The Origins of Freud’s Theory of the Unconscious: A Philosophical Link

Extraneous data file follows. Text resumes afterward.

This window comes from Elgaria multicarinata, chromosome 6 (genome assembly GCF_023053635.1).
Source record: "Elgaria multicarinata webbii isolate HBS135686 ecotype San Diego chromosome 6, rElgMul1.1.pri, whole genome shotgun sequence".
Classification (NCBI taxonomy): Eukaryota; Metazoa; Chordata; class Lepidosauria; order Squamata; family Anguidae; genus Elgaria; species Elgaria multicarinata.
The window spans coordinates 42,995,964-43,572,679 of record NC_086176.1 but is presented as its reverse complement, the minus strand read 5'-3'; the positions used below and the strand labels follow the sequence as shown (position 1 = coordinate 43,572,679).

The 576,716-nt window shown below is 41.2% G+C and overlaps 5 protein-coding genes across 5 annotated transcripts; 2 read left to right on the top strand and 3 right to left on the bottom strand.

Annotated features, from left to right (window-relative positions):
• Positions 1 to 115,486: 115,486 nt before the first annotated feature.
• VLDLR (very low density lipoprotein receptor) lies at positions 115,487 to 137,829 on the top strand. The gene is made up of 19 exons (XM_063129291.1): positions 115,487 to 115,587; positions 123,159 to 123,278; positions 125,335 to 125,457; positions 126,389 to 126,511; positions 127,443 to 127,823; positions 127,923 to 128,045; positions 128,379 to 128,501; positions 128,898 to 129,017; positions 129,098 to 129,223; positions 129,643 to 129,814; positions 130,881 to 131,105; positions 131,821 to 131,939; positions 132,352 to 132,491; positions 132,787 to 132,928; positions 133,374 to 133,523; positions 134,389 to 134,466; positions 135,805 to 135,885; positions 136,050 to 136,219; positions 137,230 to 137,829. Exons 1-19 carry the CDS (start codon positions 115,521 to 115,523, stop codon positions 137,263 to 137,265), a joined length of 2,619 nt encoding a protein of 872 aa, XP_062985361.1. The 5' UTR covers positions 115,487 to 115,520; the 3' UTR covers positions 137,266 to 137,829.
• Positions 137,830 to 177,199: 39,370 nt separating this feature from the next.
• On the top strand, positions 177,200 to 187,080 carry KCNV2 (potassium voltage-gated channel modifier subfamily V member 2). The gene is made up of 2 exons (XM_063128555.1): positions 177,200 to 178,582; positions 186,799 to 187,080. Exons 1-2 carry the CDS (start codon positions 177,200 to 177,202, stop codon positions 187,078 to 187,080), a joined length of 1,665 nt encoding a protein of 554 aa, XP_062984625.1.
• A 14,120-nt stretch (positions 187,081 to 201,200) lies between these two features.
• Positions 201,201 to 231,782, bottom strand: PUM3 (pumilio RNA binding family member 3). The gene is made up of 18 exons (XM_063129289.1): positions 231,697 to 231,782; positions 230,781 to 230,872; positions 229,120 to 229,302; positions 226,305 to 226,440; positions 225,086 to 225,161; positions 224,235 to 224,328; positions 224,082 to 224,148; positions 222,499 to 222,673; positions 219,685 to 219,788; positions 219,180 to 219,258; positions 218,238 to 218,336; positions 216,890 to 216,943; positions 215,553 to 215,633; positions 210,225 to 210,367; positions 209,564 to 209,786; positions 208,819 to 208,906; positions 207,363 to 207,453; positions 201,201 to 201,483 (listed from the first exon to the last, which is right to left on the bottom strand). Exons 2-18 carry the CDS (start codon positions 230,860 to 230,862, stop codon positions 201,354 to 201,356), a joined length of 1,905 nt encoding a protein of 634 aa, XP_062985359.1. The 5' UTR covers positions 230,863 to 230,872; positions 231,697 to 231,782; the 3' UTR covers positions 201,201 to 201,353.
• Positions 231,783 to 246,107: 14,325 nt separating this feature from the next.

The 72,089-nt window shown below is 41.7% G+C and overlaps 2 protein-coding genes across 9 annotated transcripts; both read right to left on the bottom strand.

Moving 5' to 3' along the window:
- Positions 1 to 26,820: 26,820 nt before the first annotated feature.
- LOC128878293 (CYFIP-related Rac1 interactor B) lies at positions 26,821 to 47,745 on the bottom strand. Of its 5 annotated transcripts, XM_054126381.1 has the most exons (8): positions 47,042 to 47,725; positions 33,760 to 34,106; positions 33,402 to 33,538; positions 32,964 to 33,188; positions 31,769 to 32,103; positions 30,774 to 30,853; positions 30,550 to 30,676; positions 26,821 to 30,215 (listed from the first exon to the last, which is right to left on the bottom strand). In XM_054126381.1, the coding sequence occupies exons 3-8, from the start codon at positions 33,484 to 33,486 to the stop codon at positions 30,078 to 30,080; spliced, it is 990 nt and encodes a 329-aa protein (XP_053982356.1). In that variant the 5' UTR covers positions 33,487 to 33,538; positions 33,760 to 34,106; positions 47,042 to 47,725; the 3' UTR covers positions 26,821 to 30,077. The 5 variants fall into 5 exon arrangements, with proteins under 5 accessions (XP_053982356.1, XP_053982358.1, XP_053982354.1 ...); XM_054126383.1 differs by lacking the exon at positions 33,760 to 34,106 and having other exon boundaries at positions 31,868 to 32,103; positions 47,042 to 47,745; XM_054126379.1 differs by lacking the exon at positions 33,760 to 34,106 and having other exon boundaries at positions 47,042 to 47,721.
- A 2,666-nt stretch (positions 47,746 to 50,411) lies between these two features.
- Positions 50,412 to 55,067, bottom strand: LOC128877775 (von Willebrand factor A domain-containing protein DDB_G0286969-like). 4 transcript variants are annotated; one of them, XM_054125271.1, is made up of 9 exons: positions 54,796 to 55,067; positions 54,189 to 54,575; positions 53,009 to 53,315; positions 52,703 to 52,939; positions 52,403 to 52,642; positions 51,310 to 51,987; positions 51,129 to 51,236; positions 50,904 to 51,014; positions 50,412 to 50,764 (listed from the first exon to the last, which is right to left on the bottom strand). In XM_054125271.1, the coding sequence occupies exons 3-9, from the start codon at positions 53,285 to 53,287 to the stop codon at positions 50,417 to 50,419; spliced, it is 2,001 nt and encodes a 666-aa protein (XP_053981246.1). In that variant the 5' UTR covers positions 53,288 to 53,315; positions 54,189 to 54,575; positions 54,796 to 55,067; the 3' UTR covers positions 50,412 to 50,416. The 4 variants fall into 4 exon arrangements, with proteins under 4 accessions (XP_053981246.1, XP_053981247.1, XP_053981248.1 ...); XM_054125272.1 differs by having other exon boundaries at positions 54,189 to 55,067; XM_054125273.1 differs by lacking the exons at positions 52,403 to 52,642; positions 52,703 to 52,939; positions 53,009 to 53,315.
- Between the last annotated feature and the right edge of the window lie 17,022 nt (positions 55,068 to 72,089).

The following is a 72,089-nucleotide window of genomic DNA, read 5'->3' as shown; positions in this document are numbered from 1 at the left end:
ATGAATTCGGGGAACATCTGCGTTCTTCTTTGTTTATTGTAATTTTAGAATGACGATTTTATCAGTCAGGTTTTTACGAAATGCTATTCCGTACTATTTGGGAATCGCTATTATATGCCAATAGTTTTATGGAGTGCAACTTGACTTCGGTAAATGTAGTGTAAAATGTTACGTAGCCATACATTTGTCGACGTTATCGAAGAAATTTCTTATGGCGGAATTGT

The recent publication of Freud’s correspondence to his school friend, Edward Silberstein, has provided new impetus for research into Freud’s relationship with the philosopher Franz Brentano. In this paper I will address one possible objection to any claim that the philosopher could have influenced Freud on a theoretical level. It may be argued that there could be no significant theoretical influence because the psychoanalyst constructed a model of mental functioning which presupposes an unconscious, while Brentano was a philosopher of consciousness, who denied the very existence of unconscious ideas. I will demonstrate that, despite his rejection of unconscious mental functioning, Brentano presents a systematic investigation into what he perceives to be the strongest arguments in favour of the existence of unconscious ideas. Although he finds each account to be flawed, Brentano frequently offers a possible corrective, suggesting certain conditions as principles which must be observed by anyone hoping to formulate a reasonable thesis to support the existence of unconscious ideas. I argue that it is this analysis which helped Freud to formulate a coherent account of the unconscious which does not fall prey to the objections Brentano levelled against preceding conceptions of unconscious mental processes.

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